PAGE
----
It’s important to notify your care team about your plans, so they can:
Traveling by plane? Rest easy. Air travel, including passing through airports, is safe. It’s also simple, if you know what to look for.
When you go through security checkpoints, move through metal detectors at a normal walking speed. Don’t pause for more than a few seconds.
If your device sets off the detector, tell security personnel about it and present your ID.
If security personnel use a handheld wand for scanning, ask them to move it over your device or PA sensor area quickly.
Metal detectors and body scanners can interfere with your pump. Ask for a hand search.
On your flight, stay hydrated and move around as much as possible. When you’re sitting, do simple ankle rotations and leg movements to keep the blood circulating in your body.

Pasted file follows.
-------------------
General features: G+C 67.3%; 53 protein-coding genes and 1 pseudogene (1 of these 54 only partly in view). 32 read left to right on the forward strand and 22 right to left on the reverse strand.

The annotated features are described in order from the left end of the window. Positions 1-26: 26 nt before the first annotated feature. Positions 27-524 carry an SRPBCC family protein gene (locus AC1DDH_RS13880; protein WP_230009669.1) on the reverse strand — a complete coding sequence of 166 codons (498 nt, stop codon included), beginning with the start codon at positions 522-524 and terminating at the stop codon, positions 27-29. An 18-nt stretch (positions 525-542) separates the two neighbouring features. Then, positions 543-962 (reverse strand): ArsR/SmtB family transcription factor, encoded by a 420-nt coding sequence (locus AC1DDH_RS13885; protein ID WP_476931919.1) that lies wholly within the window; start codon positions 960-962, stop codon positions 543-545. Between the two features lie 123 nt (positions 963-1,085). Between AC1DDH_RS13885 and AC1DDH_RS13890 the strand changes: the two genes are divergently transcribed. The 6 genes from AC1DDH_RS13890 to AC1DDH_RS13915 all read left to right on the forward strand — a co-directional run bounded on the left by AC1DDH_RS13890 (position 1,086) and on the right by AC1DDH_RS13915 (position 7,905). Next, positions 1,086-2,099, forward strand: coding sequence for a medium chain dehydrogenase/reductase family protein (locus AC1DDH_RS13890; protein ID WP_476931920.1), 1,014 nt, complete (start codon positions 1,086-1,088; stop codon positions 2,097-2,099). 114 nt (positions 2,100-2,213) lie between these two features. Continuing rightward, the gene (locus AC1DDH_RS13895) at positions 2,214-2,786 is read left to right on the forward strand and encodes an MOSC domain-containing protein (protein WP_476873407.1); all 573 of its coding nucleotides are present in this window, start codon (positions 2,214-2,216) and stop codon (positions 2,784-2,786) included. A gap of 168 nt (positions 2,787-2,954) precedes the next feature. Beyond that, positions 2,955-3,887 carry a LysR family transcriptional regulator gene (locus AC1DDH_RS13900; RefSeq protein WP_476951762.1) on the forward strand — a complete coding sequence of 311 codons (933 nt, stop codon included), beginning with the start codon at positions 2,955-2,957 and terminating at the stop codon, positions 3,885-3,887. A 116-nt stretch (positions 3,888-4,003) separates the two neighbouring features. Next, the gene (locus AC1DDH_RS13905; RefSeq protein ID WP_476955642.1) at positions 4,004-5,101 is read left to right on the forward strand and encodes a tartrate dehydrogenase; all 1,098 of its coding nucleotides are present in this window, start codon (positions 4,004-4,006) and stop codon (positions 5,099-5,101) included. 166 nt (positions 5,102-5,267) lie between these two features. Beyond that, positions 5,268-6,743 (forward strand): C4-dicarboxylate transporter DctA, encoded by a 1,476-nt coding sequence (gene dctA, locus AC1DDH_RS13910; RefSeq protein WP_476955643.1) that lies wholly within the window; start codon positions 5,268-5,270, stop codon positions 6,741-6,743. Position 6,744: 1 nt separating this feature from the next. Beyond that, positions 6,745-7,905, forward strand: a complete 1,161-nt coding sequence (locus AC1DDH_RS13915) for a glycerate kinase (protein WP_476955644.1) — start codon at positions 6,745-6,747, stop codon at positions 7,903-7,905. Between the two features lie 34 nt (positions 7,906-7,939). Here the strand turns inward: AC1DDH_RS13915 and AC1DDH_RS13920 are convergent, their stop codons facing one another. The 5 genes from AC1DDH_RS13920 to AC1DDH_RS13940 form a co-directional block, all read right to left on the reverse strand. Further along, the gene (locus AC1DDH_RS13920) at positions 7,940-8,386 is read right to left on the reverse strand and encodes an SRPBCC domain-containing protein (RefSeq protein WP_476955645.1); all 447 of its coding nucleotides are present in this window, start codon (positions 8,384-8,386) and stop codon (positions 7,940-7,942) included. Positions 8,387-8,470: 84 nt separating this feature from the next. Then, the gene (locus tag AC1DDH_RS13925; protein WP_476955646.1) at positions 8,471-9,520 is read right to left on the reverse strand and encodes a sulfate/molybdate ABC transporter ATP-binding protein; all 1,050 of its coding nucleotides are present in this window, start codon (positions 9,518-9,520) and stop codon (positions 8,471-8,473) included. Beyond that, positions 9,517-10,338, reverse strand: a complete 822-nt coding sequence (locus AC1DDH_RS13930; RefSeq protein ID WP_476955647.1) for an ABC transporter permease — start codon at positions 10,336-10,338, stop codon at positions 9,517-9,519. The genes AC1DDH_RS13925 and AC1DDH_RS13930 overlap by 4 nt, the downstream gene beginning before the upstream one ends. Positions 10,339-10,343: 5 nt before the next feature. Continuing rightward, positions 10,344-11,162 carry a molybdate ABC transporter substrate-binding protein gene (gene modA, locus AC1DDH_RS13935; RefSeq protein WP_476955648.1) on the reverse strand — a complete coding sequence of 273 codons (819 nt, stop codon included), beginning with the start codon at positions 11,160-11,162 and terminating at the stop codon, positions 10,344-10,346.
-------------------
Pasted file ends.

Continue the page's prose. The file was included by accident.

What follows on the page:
If you’re traveling by car or RV, consider the following recommendations:
Avoid riding in the front seat of cars with airbags. (The impact force during an accident could cause serious damage or bleeding.)
Your doctor will tell you whether it’s safe for you to drive an automobile when you have a pump. Usually, you need to wait at least 6-8 weeks after surgery before your doctor will approve you to drive. Some states have laws against letting people with a history of fainting, dizziness or cardiac arrest behind the wheel.
Cruise ships often have a doctor and medical services on board. Before booking your trip: